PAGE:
Course evaluations are important to us and to students who come after you. Please complete them thoughtfully.
Integrity is critical to the learning process and to all that we do here at NYU Stern. As members of our community, all students agree to abide by the NYU Stern Student Code of Conduct, which includes a commitment to:
The entire Stern Student Code of Conduct applies to all students enrolled in Stern courses and can be found here:
Undergraduate College: http://www.stern.nyu.edu/uc/codeofconduct
Graduate Programs: http://w4.stern.nyu.edu/studentactivities/involved.cfm?doc_id=102505
To help ensure the integrity of our learning community, prose assignments you submit to Blackboard will be submitted to Turnitin. Turnitin will compare your submission to a database of prior submissions to Turnitin, current and archived Web pages, periodicals, journals, and publications. Additionally, your document will become part of the Turnitin database.
Your class may be recorded for educational purposes
If you have a qualified disability and will require academic accommodation of any kind during this course, you must notify me at the beginning of the course and provide a letter from the Moses Center for Students with Disabilities (CSD, 998-4980, www.nyu.edu/csd) verifying your registration and outlining the accommodations they recommend. If you will need to take an exam at the CSD, you must submit a completed Exam Accommodations Form to them at least one week prior to the scheduled exam time to be guaranteed accommodation.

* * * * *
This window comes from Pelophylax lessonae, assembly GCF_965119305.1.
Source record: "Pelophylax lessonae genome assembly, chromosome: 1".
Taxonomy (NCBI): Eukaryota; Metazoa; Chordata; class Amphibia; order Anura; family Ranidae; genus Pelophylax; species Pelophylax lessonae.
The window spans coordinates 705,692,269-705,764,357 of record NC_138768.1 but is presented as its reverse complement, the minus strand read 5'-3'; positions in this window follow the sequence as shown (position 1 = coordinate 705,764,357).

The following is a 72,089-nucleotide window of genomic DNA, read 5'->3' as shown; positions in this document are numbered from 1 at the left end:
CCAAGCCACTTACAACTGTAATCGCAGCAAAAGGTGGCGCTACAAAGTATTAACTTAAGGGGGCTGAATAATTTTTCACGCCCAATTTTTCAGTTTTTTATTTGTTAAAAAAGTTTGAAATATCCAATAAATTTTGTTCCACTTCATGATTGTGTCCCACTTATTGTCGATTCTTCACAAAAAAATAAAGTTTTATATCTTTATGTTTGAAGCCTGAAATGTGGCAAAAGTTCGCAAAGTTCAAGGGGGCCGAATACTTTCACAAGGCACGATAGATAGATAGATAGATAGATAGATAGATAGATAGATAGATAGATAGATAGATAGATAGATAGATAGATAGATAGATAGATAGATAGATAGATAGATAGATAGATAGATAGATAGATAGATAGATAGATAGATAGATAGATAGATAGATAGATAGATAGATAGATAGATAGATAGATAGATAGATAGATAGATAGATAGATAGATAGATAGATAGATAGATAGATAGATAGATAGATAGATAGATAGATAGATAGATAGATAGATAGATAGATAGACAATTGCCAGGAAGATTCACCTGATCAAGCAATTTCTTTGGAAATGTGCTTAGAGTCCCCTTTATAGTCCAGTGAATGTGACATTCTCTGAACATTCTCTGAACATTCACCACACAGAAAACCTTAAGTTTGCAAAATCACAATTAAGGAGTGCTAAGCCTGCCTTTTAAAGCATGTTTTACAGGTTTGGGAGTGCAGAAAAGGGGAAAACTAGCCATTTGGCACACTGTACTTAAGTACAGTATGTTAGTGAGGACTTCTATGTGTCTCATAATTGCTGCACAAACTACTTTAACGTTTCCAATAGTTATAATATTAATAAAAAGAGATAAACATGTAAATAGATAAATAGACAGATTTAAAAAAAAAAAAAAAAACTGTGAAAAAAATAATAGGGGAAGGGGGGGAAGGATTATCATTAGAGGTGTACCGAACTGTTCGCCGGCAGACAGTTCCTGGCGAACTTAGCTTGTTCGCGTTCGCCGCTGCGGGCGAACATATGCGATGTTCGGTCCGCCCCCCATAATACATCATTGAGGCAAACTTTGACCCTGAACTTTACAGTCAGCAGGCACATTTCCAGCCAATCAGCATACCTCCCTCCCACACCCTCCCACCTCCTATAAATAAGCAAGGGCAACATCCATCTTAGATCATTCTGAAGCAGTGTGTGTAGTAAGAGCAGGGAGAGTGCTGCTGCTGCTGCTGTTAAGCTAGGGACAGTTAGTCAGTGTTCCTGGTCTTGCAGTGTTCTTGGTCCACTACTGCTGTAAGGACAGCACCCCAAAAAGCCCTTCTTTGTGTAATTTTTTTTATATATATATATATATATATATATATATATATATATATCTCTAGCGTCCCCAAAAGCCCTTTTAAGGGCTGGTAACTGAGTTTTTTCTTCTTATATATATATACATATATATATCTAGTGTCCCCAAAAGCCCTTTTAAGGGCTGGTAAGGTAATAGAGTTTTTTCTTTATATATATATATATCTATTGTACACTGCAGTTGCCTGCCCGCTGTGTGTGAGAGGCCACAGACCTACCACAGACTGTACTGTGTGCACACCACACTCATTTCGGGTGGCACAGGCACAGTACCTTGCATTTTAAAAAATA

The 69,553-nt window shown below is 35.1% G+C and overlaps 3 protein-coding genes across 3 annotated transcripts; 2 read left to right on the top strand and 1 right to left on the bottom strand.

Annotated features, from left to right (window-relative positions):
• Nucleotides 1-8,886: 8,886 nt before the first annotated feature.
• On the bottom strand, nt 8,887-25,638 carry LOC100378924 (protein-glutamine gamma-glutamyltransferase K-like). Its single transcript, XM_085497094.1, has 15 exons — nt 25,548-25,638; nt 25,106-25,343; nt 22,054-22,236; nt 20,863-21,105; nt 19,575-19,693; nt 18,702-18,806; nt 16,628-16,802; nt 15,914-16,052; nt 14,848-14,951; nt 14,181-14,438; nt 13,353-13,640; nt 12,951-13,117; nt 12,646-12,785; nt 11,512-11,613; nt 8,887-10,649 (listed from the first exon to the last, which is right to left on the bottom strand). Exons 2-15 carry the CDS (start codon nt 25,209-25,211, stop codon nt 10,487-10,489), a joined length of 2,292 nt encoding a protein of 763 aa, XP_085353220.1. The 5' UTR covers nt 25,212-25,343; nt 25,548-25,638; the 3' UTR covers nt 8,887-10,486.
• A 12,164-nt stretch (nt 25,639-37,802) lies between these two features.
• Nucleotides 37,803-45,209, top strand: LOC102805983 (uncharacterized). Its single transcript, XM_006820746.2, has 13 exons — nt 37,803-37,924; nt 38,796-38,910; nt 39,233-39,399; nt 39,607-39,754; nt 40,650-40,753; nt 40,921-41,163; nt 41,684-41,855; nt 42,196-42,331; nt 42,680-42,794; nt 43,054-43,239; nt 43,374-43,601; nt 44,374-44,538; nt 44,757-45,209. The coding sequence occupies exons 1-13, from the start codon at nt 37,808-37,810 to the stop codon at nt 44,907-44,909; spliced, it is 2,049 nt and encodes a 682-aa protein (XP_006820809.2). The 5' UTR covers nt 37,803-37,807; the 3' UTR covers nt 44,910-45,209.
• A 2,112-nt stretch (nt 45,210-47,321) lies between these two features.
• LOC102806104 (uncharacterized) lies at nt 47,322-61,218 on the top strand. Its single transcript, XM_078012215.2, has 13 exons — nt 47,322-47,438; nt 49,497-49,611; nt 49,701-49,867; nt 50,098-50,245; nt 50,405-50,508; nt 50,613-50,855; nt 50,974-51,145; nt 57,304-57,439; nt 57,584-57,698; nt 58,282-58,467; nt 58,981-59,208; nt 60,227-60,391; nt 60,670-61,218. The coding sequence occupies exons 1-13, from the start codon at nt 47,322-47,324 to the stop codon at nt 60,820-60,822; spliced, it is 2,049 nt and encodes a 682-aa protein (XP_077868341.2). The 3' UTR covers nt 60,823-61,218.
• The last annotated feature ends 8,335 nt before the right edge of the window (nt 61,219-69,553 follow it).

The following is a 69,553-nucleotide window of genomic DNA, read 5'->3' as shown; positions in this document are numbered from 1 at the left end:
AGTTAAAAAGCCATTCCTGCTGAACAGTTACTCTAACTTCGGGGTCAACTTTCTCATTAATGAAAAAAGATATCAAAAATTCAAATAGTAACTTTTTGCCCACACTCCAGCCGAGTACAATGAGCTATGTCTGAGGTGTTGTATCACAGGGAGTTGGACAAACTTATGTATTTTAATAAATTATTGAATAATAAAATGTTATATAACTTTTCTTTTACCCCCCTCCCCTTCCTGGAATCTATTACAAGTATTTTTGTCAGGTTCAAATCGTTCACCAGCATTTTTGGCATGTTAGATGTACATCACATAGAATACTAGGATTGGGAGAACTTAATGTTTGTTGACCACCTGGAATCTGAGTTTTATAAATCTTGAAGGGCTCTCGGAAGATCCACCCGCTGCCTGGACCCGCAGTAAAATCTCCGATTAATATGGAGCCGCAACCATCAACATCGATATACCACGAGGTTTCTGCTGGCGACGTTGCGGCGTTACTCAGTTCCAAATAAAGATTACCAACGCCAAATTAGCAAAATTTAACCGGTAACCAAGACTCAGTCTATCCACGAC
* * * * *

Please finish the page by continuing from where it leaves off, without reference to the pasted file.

I reserve the right to change the above if needed. I will do so only if I have to.
Guidelines for Group Projects
Business activities involve group effort. Consequently, learning how to work effectively in a group is a critical part of your business education.
Every member is expected to carry an equal share of the group’s workload. As such, it is in your interest to be involved in all aspects of the project. Even if you divide the work rather than work on each piece together, you are still responsible for each part. The group project will be graded as a whole: its different components will not be graded separately. Your exams may contain questions that are based on aspects of your group projects.
It is recommended that each group establish ground rules early in the process to facilitate your joint work including a problem-solving process for handling conflicts. In the infrequent case where you believe that a group member is not carrying out his or her fair share of work, you are urged not to permit problems to develop to a point where they become serious. If you cannot resolve conflicts internally after your best efforts, they should be brought to my attention and I will work with you to find a resolution.
You will be asked to complete a peer evaluation form to evaluate the contribution of each of your group members (including your own contribution) at the conclusion of each project. If there is consensus that a group member did not contribute a fair share of work to the project, I will consider this feedback during grading.